Lurie Cancer Center Member
Amy Paller, MD
Chairperson, Dermatology; Feinberg School of Medicine
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Cancer Focused Research:
Role of membrane glycosphingolipids in signaling: The Paller laboratory is investigating the role of gangliosides in normal and neoplastic keratinocyte function. Gangliosides are cell-specific sialylated glycosphingolipids of eukaryotic membranes that affect cell-cell recognition, cell-substratum interactions, cell growth regulation, differentiation, and oncogenic transformation. The laboratory has shown that modulation of ganglioside content by a variety of biochemical and molecular biological means profoundly affects skin cell function through interaction with receptors and interruption of downstream signaling. For example gangliosides can: (i) down-regulate EGF receptor phosphorylation; (ii) interact with integrins to prevent keratinocyte adhesion, migration and spreading on a fibronectin matrix; (iii) promote apoptosis of keratinocytes and squamous carcinoma cells plated on fibronectin; and (iv) render cells resistant to apoptosis upon depletion. These effects involve the disruption or formation by gangliosides of membrane-based complexes of signaling proteins. For example, ganglioside GM3 (the predominant ganglioside of epithelial cells) directs the formation of a complex that includes the EGFR, caveolin-1, tetraspanin CD82 and PKC-alpha, thereby enabling PKC-alpha to downregulate EGFR signaling. The laboratory has also found that genetic modulation of ganglioside expression in mouse tumor models and human skin leads to the altered characteristics of squamous cell carcinomas. Specific ganglioside acetylation (9-O-GD3) is found in skin cancers, but not in normal epidermis, and the laboratory is investigating the genetic changes that are required for this acetylation with the plan for biochemical or genetic targeting of the acetylation process as a means to induce cell apoptosis/ differentiation and prevent carcinoma cell survival. The laboratory is also exploring the role of gangliosides on diabetic wound healing and using nanotechnology approaches to reverse the wound healing impairment in this population.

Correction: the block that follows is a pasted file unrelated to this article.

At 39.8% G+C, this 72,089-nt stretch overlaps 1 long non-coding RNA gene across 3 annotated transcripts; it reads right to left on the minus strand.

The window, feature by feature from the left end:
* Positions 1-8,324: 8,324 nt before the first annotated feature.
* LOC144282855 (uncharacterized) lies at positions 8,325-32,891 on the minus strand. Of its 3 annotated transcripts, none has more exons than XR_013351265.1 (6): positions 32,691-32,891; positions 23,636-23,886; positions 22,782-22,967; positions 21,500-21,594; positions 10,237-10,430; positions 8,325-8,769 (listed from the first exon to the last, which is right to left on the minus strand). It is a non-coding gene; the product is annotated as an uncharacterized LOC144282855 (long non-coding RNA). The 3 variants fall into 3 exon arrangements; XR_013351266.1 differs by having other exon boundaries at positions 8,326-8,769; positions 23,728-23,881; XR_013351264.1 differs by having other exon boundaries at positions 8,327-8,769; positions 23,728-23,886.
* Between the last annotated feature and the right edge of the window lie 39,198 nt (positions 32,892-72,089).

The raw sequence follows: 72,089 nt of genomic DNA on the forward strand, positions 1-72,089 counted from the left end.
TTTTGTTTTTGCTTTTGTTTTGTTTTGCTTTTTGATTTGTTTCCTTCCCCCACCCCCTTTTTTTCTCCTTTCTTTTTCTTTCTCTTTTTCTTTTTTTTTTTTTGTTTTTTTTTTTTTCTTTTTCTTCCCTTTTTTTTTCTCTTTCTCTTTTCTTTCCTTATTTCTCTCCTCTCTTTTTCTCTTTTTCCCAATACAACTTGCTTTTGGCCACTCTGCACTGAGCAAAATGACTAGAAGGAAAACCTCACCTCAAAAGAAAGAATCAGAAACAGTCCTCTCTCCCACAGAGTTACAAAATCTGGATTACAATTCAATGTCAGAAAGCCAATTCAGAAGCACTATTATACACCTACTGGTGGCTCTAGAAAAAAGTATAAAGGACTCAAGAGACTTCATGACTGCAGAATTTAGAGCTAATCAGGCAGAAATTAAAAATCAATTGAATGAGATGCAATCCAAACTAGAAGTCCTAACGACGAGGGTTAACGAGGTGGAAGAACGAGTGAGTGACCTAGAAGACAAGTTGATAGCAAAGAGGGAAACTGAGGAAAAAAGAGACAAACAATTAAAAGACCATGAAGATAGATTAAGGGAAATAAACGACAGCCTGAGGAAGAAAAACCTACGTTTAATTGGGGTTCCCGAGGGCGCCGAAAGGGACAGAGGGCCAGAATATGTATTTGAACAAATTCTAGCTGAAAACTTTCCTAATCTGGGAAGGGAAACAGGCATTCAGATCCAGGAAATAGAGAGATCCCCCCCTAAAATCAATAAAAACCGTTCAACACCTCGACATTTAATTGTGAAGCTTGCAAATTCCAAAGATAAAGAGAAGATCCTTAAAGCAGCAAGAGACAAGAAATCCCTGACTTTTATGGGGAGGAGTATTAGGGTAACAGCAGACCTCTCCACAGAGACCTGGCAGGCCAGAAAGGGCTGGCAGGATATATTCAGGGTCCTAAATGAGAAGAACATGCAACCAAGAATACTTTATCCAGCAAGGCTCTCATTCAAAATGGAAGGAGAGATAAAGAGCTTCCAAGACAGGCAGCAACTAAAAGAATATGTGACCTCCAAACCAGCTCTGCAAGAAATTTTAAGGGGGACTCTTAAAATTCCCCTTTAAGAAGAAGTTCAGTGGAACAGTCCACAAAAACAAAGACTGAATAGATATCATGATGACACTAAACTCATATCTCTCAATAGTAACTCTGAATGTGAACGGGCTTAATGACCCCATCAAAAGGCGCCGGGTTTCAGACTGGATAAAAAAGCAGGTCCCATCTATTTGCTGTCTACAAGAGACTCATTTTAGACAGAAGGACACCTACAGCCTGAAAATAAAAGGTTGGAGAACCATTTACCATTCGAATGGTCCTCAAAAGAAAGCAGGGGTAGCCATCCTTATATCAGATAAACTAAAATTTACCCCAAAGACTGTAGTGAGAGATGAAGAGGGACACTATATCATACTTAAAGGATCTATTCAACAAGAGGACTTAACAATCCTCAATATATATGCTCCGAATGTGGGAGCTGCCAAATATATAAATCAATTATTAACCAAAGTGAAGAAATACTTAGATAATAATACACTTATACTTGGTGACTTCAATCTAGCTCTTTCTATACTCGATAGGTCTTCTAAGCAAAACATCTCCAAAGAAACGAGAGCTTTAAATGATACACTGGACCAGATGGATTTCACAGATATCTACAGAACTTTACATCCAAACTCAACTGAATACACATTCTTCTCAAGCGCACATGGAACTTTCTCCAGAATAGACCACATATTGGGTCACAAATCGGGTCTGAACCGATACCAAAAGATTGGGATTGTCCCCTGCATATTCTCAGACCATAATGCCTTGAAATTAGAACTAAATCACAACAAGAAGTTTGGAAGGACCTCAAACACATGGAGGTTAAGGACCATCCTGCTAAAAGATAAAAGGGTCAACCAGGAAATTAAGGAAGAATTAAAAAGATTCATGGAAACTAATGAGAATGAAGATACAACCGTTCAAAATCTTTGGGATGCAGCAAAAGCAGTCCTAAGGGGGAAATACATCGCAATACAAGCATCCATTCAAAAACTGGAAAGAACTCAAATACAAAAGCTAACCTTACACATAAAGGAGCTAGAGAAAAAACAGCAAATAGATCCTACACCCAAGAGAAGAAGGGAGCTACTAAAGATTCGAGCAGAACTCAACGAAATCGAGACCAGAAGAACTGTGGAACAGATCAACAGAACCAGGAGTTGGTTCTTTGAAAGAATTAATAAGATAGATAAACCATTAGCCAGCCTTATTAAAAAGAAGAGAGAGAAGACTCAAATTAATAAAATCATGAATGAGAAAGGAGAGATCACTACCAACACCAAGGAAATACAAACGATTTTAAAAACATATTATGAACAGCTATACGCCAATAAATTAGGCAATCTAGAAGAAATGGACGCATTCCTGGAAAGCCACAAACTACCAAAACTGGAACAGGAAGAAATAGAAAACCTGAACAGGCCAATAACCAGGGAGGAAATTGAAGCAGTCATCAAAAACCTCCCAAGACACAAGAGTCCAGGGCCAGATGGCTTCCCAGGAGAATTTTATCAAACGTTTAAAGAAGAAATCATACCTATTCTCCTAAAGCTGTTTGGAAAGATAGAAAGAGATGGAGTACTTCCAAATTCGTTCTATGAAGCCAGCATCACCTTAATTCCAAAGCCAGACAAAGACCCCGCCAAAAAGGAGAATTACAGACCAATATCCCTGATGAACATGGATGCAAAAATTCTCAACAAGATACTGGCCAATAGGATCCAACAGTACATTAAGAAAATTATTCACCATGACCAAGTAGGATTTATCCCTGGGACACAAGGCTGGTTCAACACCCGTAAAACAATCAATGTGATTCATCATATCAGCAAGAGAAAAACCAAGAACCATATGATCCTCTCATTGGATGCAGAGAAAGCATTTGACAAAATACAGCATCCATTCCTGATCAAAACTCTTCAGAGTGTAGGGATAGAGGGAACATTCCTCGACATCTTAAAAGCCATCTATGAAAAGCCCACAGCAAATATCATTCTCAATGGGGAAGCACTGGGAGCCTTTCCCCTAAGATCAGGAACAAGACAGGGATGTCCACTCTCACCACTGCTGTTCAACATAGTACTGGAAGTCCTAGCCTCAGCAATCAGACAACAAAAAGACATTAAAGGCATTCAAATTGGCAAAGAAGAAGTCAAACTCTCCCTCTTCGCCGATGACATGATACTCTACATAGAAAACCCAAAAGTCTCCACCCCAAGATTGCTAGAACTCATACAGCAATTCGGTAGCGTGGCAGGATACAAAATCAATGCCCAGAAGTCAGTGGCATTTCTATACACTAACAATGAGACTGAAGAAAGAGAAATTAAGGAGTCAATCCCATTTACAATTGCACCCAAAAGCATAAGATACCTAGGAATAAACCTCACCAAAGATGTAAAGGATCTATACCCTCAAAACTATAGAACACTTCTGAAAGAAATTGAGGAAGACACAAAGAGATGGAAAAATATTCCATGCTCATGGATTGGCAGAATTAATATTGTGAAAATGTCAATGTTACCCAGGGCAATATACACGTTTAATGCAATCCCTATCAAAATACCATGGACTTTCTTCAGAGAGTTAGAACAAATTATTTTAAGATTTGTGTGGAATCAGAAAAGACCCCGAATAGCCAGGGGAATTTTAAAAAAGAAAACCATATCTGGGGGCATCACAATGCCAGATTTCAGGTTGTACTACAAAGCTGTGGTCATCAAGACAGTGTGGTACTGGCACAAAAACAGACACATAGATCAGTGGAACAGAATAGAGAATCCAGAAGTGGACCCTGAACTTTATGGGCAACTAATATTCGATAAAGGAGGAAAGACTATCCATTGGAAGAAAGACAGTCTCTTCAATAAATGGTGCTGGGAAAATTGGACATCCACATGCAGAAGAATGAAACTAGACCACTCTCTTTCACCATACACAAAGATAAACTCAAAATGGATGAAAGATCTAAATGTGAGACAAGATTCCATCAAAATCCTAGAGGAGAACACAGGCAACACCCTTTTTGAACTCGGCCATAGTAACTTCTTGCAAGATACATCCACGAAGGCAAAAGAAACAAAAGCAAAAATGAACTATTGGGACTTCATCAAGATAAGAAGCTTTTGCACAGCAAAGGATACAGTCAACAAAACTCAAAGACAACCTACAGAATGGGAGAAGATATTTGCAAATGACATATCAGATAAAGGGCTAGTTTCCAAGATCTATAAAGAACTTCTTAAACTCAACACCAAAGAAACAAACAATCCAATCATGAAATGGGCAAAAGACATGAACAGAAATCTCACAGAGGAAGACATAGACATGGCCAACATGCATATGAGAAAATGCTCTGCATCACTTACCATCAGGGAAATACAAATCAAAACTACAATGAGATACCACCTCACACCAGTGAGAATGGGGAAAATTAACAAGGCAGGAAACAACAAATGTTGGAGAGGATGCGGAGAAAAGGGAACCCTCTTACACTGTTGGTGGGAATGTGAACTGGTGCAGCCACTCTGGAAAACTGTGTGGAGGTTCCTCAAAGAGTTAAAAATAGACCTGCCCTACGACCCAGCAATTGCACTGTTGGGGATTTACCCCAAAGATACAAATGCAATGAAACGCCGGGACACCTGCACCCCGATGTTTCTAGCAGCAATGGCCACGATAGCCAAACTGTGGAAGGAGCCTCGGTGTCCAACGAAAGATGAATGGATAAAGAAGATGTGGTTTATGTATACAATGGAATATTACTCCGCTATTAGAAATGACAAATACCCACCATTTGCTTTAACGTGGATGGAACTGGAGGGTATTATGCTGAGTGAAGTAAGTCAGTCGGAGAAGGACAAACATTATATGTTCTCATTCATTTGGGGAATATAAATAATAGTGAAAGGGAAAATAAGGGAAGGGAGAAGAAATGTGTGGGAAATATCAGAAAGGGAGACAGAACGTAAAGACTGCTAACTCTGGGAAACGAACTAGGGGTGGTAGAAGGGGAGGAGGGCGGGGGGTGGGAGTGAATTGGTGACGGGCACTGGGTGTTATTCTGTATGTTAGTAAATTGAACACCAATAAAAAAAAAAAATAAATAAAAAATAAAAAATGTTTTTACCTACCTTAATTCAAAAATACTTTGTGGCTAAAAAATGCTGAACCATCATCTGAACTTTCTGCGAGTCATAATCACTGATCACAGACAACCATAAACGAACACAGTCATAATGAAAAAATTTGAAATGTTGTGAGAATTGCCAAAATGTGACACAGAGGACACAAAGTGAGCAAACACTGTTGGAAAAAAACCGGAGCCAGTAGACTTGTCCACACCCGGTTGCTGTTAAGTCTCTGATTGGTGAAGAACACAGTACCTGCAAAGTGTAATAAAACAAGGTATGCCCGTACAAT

In collaborative research with the Mirkin laboratory in the International Institute of Nanotechnology at Northwestern, the Paller lab is also investigating the ability of topically applied siRNA – conjugated gold nanoparticles as a single agent in gene suppression. The laboratory has demonstrated ~100% uptake of the oligonucleotide- conjugated nanoparticles in cultured keratinocyte and excellent uptake through the epidermal barrier of mouse and human skin when topically applied, leading to gene knockdown in skin. Current studies are addressing knockdown through topical application of Ras-mediated epidermal hyperplasia/ squamous carcinoma and metastatic melanoma, in addition to nonneoplastic disease (diabetes, dominant negative genetic skin disorders).
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